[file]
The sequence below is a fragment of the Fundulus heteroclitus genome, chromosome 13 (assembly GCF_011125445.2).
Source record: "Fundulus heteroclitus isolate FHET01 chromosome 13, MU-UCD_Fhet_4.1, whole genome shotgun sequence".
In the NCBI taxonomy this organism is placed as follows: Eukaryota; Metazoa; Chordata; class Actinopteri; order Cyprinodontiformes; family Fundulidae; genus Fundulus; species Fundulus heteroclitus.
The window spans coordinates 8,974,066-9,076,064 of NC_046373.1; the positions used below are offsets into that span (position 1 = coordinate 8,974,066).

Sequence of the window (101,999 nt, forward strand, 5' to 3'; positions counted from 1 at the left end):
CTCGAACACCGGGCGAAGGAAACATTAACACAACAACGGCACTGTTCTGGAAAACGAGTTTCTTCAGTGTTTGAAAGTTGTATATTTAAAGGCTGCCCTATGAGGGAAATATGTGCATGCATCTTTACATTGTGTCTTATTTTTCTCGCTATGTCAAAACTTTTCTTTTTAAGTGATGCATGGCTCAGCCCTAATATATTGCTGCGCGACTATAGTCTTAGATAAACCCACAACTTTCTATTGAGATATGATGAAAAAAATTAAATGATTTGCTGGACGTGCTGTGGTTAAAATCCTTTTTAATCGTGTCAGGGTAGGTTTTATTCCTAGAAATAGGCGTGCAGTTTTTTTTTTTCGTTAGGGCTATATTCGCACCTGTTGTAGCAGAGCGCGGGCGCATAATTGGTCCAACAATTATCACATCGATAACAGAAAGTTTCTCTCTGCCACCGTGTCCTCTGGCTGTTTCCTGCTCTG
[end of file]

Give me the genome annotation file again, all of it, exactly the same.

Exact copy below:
The sequence below is a fragment of the Fundulus heteroclitus genome, chromosome 13 (assembly GCF_011125445.2).
Source record: "Fundulus heteroclitus isolate FHET01 chromosome 13, MU-UCD_Fhet_4.1, whole genome shotgun sequence".
In the NCBI taxonomy this organism is placed as follows: Eukaryota; Metazoa; Chordata; class Actinopteri; order Cyprinodontiformes; family Fundulidae; genus Fundulus; species Fundulus heteroclitus.
The window spans coordinates 8,974,066-9,076,064 of NC_046373.1; the positions used below are offsets into that span (position 1 = coordinate 8,974,066).

Sequence of the window (101,999 nt, forward strand, 5' to 3'; positions counted from 1 at the left end):
CTCGAACACCGGGCGAAGGAAACATTAACACAACAACGGCACTGTTCTGGAAAACGAGTTTCTTCAGTGTTTGAAAGTTGTATATTTAAAGGCTGCCCTATGAGGGAAATATGTGCATGCATCTTTACATTGTGTCTTATTTTTCTCGCTATGTCAAAACTTTTCTTTTTAAGTGATGCATGGCTCAGCCCTAATATATTGCTGCGCGACTATAGTCTTAGATAAACCCACAACTTTCTATTGAGATATGATGAAAAAAATTAAATGATTTGCTGGACGTGCTGTGGTTAAAATCCTTTTTAATCGTGTCAGGGTAGGTTTTATTCCTAGAAATAGGCGTGCAGTTTTTTTTTTTCGTTAGGGCTATATTCGCACCTGTTGTAGCAGAGCGCGGGCGCATAATTGGTCCAACAATTATCACATCGATAACAGAAAGTTTCTCTCTGCCACCGTGTCCTCTGGCTGTTTCCTGCTCTG